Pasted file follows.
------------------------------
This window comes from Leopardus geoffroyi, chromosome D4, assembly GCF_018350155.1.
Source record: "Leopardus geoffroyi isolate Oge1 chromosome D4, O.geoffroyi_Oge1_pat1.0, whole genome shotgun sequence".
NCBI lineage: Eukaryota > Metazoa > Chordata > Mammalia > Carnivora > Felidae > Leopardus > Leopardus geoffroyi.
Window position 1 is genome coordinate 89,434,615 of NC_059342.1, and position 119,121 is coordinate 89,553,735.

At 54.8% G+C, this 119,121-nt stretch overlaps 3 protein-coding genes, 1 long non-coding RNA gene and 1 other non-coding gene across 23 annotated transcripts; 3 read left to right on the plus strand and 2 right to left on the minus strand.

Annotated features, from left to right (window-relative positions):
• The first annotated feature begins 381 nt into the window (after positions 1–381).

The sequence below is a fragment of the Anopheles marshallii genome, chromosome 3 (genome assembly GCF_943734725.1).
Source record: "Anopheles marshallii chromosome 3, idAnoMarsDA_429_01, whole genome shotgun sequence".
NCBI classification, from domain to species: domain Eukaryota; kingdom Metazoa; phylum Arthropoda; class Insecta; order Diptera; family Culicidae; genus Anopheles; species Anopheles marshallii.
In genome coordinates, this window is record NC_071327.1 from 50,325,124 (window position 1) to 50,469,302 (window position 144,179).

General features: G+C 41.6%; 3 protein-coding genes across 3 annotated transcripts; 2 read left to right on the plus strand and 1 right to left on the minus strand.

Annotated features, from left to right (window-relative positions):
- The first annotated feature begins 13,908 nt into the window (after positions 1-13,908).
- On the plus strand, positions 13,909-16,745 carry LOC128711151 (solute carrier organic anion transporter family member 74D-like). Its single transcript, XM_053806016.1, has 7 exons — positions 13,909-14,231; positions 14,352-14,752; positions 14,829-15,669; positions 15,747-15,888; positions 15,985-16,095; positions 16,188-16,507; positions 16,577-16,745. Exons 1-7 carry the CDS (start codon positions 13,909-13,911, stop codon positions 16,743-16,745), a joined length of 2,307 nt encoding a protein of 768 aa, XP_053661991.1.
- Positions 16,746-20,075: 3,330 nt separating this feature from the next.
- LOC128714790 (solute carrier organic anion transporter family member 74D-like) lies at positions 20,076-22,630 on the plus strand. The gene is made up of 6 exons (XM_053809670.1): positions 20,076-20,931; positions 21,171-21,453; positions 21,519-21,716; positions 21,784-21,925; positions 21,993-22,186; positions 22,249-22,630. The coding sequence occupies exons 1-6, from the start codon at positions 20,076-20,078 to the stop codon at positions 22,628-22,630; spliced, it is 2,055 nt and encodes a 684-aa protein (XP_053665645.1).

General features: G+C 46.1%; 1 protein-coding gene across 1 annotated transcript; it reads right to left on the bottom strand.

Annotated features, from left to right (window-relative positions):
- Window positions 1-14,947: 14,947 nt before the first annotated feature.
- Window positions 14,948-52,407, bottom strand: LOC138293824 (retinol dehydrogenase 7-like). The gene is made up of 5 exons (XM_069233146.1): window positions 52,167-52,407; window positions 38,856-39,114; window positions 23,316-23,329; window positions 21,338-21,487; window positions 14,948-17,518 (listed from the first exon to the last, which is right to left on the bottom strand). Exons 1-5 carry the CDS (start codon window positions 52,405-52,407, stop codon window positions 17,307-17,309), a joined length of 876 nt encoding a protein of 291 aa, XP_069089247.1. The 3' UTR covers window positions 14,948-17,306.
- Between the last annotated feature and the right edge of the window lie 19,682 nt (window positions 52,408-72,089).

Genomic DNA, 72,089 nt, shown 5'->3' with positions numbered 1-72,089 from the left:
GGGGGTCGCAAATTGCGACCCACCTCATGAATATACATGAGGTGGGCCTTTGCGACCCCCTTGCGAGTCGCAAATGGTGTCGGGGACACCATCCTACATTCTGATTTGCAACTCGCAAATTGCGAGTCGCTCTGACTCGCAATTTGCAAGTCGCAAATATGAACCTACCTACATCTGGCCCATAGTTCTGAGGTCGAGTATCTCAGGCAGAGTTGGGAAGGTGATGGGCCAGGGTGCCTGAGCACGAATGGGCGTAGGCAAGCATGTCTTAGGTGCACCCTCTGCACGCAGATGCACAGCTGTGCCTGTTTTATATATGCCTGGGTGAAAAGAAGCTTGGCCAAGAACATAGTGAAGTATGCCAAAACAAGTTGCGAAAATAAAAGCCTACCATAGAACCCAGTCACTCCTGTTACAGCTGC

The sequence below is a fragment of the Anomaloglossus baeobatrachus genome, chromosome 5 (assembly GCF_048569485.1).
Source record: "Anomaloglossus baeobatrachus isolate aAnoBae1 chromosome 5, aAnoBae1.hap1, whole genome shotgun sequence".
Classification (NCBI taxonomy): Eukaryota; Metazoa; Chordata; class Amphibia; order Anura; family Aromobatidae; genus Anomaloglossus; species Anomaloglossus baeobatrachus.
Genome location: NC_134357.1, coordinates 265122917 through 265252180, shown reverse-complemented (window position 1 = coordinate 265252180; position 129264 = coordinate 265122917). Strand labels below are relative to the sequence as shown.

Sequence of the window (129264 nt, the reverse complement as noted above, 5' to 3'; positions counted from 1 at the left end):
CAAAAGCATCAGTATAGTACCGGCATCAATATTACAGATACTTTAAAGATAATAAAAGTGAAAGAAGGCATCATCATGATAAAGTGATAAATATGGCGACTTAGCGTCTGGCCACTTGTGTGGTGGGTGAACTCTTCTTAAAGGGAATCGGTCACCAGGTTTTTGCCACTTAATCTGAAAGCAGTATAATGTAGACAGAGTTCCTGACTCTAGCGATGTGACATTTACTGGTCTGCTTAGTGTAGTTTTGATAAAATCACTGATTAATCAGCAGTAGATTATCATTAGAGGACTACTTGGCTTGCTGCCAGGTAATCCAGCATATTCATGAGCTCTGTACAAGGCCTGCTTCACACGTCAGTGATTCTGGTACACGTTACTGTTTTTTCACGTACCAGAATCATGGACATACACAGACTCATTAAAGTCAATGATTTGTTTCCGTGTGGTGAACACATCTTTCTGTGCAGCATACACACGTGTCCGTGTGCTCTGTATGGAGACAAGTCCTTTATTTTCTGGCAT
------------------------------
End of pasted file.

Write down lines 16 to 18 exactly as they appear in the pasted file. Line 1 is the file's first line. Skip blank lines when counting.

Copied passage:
- Positions 16,746-20,075: 3,330 nt separating this feature from the next.
- LOC128714790 (solute carrier organic anion transporter family member 74D-like) lies at positions 20,076-22,630 on the plus strand. The gene is made up of 6 exons (XM_053809670.1): positions 20,076-20,931; positions 21,171-21,453; positions 21,519-21,716; positions 21,784-21,925; positions 21,993-22,186; positions 22,249-22,630. The coding sequence occupies exons 1-6, from the start codon at positions 20,076-20,078 to the stop codon at positions 22,628-22,630; spliced, it is 2,055 nt and encodes a 684-aa protein (XP_053665645.1).

General features: G+C 46.1%; 1 protein-coding gene across 1 annotated transcript; it reads right to left on the bottom strand.